Deutsche Telekom advertises at 5G for the industry

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Berlin The relationship between German Telekom and industry is currently complicated: over the expansion of the new mobile communications standard 5G, which has a central importance for the economy, it always comes back to dispute. There have been “wordless” and “mutual abuse,” said Deutsche Telekom CEO Tim Höttges. The telecommunications industry has “lost control of this communication process”.

But the DaxCorporation is now trying to resolve the conflict. He wants to build a bridge to the companies and industry associations, the manager announced on Friday at the user conference 5Germany of German Telekom and Handelsblatt. The question must be how to quickly develop a powerful 5G infrastructure. “Because we have to start slowly now.”

More speed in network expansion: This is one of the major topics of the German economy. While countries such as South Korea, China and the USA are already rapidly expanding the infrastructure for the new mobile communications standard, the process is dragging on in Germany. At the conference, the market leader Deutsche Telekom discussed with high-ranking representatives of the industry, what it hapert – and sought unity.

Höttges suggested strengthening the dialogue between the telecommunications industry and industry associations. As early as 2018, common positions on politics had been worked out. This included requirements of the economy as well as needs for the mobile service providers. 98 percent of all claims were approved, Höttges said. But: “In the last two percent, we failed.” The Association of the Automotive Industry (VDA) had vetoed.

“Can not we revive the paper so that politics does not suffocate in the cacophony of voices?” Höttges asked. He offers himself as a moderator. “I would like to be able to take this with me as an order.” Iris Plöger, Chief Executive of the Federation of German Industries (BDI), agreed. A common position, she stressed, would have helped in the past.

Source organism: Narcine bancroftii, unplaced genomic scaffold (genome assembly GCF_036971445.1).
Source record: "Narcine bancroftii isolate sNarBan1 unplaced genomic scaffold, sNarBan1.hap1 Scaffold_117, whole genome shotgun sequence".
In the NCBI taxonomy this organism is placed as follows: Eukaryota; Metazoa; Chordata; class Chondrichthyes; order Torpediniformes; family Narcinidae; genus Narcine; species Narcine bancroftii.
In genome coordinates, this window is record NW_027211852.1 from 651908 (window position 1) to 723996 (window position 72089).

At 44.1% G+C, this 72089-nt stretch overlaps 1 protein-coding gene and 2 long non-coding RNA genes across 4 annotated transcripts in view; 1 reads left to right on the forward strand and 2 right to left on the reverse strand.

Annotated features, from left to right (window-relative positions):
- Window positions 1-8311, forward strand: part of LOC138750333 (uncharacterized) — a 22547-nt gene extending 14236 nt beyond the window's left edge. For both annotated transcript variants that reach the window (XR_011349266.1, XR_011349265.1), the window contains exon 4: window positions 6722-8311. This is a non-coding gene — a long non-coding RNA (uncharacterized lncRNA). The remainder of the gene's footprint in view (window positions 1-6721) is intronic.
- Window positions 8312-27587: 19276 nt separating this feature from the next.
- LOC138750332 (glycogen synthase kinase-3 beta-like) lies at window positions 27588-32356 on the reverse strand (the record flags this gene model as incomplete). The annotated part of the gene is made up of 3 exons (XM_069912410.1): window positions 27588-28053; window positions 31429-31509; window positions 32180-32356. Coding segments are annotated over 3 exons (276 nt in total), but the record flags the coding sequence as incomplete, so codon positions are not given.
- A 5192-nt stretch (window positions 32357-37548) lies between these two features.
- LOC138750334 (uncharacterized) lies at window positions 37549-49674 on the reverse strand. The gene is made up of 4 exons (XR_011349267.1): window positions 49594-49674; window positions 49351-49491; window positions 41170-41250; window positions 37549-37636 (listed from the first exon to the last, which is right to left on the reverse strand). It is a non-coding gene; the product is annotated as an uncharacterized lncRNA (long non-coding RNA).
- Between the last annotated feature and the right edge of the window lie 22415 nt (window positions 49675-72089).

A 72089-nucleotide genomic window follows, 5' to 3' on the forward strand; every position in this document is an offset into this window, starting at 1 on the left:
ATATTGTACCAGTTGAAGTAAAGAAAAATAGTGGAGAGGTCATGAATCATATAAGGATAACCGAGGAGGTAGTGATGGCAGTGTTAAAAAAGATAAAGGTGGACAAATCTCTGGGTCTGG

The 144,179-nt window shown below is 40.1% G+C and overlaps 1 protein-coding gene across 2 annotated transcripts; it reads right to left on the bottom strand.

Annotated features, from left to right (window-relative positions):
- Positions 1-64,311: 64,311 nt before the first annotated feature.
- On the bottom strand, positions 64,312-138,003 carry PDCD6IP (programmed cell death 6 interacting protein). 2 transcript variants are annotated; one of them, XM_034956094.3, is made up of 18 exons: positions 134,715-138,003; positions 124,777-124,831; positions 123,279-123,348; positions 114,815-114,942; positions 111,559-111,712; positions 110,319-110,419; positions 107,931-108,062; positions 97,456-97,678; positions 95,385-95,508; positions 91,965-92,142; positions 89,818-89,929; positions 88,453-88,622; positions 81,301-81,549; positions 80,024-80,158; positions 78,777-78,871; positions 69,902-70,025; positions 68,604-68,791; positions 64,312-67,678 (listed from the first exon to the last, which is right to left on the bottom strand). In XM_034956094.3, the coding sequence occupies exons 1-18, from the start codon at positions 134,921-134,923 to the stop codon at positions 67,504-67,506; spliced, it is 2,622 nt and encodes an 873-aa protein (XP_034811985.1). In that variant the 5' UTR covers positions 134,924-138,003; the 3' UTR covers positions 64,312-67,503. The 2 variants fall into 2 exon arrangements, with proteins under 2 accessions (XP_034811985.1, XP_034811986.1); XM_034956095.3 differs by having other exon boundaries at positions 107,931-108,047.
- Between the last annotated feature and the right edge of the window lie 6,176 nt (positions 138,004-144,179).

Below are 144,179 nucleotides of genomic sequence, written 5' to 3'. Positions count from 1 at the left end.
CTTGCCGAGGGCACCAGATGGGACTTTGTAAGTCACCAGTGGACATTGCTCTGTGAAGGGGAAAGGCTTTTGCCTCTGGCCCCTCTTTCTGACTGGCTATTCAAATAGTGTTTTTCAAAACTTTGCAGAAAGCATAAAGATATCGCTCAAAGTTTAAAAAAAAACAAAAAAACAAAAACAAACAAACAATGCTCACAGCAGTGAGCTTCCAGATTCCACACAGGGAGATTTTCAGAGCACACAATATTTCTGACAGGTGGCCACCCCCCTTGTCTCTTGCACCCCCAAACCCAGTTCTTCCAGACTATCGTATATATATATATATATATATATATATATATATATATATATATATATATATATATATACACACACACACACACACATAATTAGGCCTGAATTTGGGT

Several top managers also took the appeal of the telecom boss positive. He was genuine concern that a “spirit of optimism for 5G” arise, said about the former BMW-Chef Harald Krüger. “We need more technology openness and friendliness in Germany.” handleCEO Hans van Bylen thanked for the initiative: The topic 5G deserves more attention.

Ex-BMW boss Harald Krüger (center) with Höttges

“We expect significant efficiency potential in logistics.”

(Photo: Marc-Steffen Unger for Handelsblatt)

The abbreviation 5G stands for the fifth mobile radio generation. Like the predecessor technologies, it promises a significantly higher performance – the data transfer is faster, there are only small delays and the devices require even less power. For example, a high-resolution movie might be ready to play on the smartphone within a few seconds if the maximum speed is available.

Especially for the economy 5G is of great importance. For example, industrial companies want to network their factories, and the new technology plays an important role in the plans of car manufacturers for connected and autonomous driving; new applications in telemedicine are also conceivable. In addition to Artificial Intelligence 5G is the main technology for the companies, said Michael Ziesemer, President of the Central Association of Electrical Engineering and Electronics Industry (ZVEI).

The Swedish industrial group ABB is already busy with 5G. Usage scenarios exist, for example, in the cooperation between man and machine and digital twins of machines, explained Chief Technology Officer Bazmi Husian. These exist not only in the factories, but also outside, such as in mining, where autonomous vehicles can facilitate the work. All this is not possible without a powerful and reliable data transmission.

The German industry is also intensively concerned with 5G.

(T) Telecommunications Policy (t) Transmission Engineering (t) Economic Policy (t) BMW (t) Dax (t) ZVEI (t) BASF (t) Tim Höttges (t) Deutsche Telekom (t) 5G (t) Henkel (t) ABB (t) BDI (t) Telefonica (t) Vodafone (t) Siemens (t) VDA (t) Daimler (t) Timotheus Höttges (t) Harald Krüger (t) Telecommunications (t) Mobile Communications

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